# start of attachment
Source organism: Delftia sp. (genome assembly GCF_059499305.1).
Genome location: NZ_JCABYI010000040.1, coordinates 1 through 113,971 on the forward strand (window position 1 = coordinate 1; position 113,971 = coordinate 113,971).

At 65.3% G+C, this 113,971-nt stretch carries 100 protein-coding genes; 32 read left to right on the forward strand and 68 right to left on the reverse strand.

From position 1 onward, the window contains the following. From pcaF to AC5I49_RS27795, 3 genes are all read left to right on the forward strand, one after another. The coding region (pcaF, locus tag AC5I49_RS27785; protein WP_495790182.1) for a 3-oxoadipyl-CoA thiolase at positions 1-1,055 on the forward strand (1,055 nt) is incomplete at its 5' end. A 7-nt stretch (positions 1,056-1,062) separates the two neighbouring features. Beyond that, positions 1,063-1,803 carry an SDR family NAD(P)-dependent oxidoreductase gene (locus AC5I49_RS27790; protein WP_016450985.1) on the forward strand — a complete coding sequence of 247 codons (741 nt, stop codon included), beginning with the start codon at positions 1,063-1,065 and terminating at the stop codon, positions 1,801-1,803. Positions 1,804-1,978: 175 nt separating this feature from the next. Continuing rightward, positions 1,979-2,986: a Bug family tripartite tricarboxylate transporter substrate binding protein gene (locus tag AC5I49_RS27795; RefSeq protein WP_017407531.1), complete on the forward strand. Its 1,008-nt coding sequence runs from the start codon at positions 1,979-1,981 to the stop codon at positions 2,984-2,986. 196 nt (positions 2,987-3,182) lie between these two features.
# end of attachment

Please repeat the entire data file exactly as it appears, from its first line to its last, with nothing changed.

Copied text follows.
Source organism: Delftia sp. (genome assembly GCF_059499305.1).
Genome location: NZ_JCABYI010000040.1, coordinates 1 through 113,971 on the forward strand (window position 1 = coordinate 1; position 113,971 = coordinate 113,971).

At 65.3% G+C, this 113,971-nt stretch carries 100 protein-coding genes; 32 read left to right on the forward strand and 68 right to left on the reverse strand.

From position 1 onward, the window contains the following. From pcaF to AC5I49_RS27795, 3 genes are all read left to right on the forward strand, one after another. The coding region (pcaF, locus tag AC5I49_RS27785; protein WP_495790182.1) for a 3-oxoadipyl-CoA thiolase at positions 1-1,055 on the forward strand (1,055 nt) is incomplete at its 5' end. A 7-nt stretch (positions 1,056-1,062) separates the two neighbouring features. Beyond that, positions 1,063-1,803 carry an SDR family NAD(P)-dependent oxidoreductase gene (locus AC5I49_RS27790; protein WP_016450985.1) on the forward strand — a complete coding sequence of 247 codons (741 nt, stop codon included), beginning with the start codon at positions 1,063-1,065 and terminating at the stop codon, positions 1,801-1,803. Positions 1,804-1,978: 175 nt separating this feature from the next. Continuing rightward, positions 1,979-2,986: a Bug family tripartite tricarboxylate transporter substrate binding protein gene (locus tag AC5I49_RS27795; RefSeq protein WP_017407531.1), complete on the forward strand. Its 1,008-nt coding sequence runs from the start codon at positions 1,979-1,981 to the stop codon at positions 2,984-2,986. 196 nt (positions 2,987-3,182) lie between these two features.